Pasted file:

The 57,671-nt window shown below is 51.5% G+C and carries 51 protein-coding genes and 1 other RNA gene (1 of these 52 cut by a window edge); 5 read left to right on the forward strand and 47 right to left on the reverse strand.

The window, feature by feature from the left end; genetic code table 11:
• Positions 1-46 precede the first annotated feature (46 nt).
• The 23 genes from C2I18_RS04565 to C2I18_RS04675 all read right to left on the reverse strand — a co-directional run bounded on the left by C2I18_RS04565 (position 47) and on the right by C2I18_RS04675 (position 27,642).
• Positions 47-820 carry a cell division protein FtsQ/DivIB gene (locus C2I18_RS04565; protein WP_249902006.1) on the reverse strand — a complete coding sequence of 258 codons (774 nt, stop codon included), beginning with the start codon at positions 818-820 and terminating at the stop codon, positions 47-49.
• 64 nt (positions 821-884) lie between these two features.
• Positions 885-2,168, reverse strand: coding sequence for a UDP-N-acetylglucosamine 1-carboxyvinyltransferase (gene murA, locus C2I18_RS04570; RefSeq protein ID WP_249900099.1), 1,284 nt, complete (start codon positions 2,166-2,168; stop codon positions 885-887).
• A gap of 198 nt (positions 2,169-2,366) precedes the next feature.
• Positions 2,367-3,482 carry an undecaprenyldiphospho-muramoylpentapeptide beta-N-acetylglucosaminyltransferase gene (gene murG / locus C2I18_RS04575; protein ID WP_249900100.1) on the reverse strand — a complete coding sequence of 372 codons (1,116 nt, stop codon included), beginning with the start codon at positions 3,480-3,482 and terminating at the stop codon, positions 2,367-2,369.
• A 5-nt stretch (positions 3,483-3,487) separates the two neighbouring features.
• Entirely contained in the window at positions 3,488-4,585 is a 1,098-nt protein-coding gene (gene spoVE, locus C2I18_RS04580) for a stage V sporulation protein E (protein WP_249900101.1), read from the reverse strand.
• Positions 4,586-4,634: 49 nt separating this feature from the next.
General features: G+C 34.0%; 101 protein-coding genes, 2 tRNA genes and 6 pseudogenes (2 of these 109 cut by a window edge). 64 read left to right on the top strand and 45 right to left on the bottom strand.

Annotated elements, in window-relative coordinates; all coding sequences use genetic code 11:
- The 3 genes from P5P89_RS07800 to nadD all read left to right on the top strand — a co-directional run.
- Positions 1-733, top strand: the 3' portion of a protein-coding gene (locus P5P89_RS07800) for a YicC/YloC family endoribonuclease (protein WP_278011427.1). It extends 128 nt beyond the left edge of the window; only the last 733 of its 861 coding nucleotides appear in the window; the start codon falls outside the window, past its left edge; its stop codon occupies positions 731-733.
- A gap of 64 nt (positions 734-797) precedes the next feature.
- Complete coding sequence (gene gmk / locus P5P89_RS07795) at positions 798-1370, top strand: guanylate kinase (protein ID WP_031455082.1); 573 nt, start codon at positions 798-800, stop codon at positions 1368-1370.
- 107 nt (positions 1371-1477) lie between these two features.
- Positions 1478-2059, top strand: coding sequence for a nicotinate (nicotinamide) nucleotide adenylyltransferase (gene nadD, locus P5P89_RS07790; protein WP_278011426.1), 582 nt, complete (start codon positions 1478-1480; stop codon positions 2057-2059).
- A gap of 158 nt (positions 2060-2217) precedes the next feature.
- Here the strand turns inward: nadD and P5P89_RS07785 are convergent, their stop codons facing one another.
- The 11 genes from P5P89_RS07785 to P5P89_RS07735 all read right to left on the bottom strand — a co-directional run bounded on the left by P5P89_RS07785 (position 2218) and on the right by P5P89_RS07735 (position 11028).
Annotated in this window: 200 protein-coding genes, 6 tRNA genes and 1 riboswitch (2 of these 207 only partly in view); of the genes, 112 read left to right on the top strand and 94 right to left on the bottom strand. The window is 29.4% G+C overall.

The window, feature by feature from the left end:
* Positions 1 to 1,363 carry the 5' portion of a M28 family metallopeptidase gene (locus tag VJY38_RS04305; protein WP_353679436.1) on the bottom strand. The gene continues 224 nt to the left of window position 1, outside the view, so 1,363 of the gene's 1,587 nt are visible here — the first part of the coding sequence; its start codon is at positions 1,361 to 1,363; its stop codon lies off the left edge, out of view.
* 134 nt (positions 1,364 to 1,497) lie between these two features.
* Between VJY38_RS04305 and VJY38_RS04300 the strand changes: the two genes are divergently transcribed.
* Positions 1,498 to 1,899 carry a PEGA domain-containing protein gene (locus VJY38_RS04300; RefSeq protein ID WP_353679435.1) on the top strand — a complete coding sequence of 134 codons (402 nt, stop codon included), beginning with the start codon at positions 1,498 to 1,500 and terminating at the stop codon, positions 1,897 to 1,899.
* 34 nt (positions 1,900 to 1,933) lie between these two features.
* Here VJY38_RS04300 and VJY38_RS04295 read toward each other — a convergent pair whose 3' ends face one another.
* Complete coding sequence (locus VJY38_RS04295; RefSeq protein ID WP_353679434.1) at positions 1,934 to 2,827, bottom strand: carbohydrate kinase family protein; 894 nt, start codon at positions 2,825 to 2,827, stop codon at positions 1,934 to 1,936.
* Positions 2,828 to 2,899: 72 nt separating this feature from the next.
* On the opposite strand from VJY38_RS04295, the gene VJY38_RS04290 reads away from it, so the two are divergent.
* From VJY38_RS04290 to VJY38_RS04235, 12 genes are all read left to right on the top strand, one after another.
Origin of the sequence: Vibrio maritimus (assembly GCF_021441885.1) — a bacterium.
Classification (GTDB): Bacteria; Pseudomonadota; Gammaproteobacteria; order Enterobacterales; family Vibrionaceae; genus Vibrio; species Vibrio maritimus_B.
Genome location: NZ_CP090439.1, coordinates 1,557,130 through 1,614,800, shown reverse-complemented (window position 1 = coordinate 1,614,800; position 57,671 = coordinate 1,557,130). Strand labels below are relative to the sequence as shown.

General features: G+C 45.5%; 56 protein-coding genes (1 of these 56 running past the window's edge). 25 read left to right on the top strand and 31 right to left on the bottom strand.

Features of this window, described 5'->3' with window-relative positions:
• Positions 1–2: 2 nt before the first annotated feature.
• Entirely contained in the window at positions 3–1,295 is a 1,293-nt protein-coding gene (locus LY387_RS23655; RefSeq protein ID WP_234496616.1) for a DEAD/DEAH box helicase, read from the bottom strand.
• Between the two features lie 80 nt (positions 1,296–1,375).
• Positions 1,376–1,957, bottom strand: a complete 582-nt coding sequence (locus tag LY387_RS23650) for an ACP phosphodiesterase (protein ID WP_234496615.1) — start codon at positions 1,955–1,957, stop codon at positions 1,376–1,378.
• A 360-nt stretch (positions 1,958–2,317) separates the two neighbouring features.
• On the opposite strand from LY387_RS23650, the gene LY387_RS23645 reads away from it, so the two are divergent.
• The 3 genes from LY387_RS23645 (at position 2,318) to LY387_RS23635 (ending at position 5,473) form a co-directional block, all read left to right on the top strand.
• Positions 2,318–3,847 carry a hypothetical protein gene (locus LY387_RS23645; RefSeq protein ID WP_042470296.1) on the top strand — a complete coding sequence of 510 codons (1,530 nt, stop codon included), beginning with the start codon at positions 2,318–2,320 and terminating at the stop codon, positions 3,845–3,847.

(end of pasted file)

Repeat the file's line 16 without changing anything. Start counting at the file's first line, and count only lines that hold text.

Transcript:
- Positions 1-733, top strand: the 3' portion of a protein-coding gene (locus P5P89_RS07800) for a YicC/YloC family endoribonuclease (protein WP_278011427.1). It extends 128 nt beyond the left edge of the window; only the last 733 of its 861 coding nucleotides appear in the window; the start codon falls outside the window, past its left edge; its stop codon occupies positions 731-733.